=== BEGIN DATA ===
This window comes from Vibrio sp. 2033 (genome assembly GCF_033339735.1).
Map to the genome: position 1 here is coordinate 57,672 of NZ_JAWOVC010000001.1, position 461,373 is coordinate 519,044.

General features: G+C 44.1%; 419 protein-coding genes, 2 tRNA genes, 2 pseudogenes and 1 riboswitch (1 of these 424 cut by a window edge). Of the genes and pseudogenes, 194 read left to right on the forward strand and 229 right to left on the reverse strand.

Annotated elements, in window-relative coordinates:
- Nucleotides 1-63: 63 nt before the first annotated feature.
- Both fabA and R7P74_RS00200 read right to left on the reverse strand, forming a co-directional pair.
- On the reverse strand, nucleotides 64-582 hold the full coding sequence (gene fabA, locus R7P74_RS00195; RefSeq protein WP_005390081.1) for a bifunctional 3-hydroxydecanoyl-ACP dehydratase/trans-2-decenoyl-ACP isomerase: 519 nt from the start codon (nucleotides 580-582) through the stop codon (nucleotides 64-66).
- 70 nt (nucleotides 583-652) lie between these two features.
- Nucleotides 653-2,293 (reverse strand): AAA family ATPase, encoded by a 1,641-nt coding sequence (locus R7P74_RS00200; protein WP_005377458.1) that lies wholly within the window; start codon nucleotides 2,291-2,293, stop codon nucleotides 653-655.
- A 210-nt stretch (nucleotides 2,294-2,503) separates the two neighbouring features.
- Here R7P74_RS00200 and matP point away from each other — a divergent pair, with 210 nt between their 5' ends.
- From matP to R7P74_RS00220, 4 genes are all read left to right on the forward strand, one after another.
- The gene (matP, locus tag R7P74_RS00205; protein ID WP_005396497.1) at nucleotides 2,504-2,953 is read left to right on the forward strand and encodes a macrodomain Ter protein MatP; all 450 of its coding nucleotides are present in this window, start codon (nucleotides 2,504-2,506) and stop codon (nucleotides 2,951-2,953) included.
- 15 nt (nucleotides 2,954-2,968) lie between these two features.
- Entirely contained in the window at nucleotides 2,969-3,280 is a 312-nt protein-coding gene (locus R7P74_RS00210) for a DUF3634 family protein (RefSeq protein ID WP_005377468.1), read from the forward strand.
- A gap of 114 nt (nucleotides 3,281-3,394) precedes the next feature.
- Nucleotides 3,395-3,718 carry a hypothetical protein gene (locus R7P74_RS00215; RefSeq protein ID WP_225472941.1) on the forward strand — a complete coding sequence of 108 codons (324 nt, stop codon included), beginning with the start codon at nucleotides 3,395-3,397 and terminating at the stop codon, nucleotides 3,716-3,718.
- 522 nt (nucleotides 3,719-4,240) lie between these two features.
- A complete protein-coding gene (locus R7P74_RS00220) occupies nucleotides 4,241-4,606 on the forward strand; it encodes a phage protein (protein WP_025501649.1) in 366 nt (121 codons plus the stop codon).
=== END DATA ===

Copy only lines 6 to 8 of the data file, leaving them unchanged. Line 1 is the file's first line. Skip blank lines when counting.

- Both fabA and R7P74_RS00200 read right to left on the reverse strand, forming a co-directional pair.
- On the reverse strand, nucleotides 64-582 hold the full coding sequence (gene fabA, locus R7P74_RS00195; RefSeq protein WP_005390081.1) for a bifunctional 3-hydroxydecanoyl-ACP dehydratase/trans-2-decenoyl-ACP isomerase: 519 nt from the start codon (nucleotides 580-582) through the stop codon (nucleotides 64-66).
- 70 nt (nucleotides 583-652) lie between these two features.